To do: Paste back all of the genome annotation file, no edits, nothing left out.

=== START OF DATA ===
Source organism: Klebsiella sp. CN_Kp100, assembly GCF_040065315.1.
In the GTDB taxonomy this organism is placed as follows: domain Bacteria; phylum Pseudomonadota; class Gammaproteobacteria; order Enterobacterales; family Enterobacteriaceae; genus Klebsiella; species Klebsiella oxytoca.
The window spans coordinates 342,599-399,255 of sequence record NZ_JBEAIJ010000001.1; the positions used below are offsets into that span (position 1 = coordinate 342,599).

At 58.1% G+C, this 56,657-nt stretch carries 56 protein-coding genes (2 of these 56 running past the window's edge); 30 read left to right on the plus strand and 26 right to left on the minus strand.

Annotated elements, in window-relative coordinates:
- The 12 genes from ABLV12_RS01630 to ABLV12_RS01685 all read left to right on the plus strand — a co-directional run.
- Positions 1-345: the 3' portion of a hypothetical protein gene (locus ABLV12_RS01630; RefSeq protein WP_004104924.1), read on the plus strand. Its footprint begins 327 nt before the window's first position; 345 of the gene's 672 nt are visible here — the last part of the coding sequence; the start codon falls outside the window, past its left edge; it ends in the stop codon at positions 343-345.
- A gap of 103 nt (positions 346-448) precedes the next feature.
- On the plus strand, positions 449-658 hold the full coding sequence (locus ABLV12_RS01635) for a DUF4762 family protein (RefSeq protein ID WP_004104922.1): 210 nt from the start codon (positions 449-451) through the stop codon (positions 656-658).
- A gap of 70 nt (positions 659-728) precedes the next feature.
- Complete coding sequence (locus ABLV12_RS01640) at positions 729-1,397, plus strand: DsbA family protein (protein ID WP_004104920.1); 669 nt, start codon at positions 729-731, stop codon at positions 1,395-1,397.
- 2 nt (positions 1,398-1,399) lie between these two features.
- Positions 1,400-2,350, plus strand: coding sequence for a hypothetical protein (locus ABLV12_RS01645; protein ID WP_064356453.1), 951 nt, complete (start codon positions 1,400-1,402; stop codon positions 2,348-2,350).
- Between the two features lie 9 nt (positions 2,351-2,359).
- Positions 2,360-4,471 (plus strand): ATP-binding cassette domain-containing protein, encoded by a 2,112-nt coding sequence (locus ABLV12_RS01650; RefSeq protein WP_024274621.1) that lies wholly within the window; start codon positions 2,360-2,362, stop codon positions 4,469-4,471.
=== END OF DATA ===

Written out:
Source organism: Klebsiella sp. CN_Kp100, assembly GCF_040065315.1.
In the GTDB taxonomy this organism is placed as follows: domain Bacteria; phylum Pseudomonadota; class Gammaproteobacteria; order Enterobacterales; family Enterobacteriaceae; genus Klebsiella; species Klebsiella oxytoca.
The window spans coordinates 342,599-399,255 of sequence record NZ_JBEAIJ010000001.1; the positions used below are offsets into that span (position 1 = coordinate 342,599).

At 58.1% G+C, this 56,657-nt stretch carries 56 protein-coding genes (2 of these 56 running past the window's edge); 30 read left to right on the plus strand and 26 right to left on the minus strand.

Annotated elements, in window-relative coordinates:
- The 12 genes from ABLV12_RS01630 to ABLV12_RS01685 all read left to right on the plus strand — a co-directional run.
- Positions 1-345: the 3' portion of a hypothetical protein gene (locus ABLV12_RS01630; RefSeq protein WP_004104924.1), read on the plus strand. Its footprint begins 327 nt before the window's first position; 345 of the gene's 672 nt are visible here — the last part of the coding sequence; the start codon falls outside the window, past its left edge; it ends in the stop codon at positions 343-345.
- A gap of 103 nt (positions 346-448) precedes the next feature.
- On the plus strand, positions 449-658 hold the full coding sequence (locus ABLV12_RS01635) for a DUF4762 family protein (RefSeq protein ID WP_004104922.1): 210 nt from the start codon (positions 449-451) through the stop codon (positions 656-658).
- A gap of 70 nt (positions 659-728) precedes the next feature.
- Complete coding sequence (locus ABLV12_RS01640) at positions 729-1,397, plus strand: DsbA family protein (protein ID WP_004104920.1); 669 nt, start codon at positions 729-731, stop codon at positions 1,395-1,397.
- 2 nt (positions 1,398-1,399) lie between these two features.
- Positions 1,400-2,350, plus strand: coding sequence for a hypothetical protein (locus ABLV12_RS01645; protein ID WP_064356453.1), 951 nt, complete (start codon positions 1,400-1,402; stop codon positions 2,348-2,350).
- Between the two features lie 9 nt (positions 2,351-2,359).
- Positions 2,360-4,471 (plus strand): ATP-binding cassette domain-containing protein, encoded by a 2,112-nt coding sequence (locus ABLV12_RS01650; RefSeq protein WP_024274621.1) that lies wholly within the window; start codon positions 2,360-2,362, stop codon positions 4,469-4,471.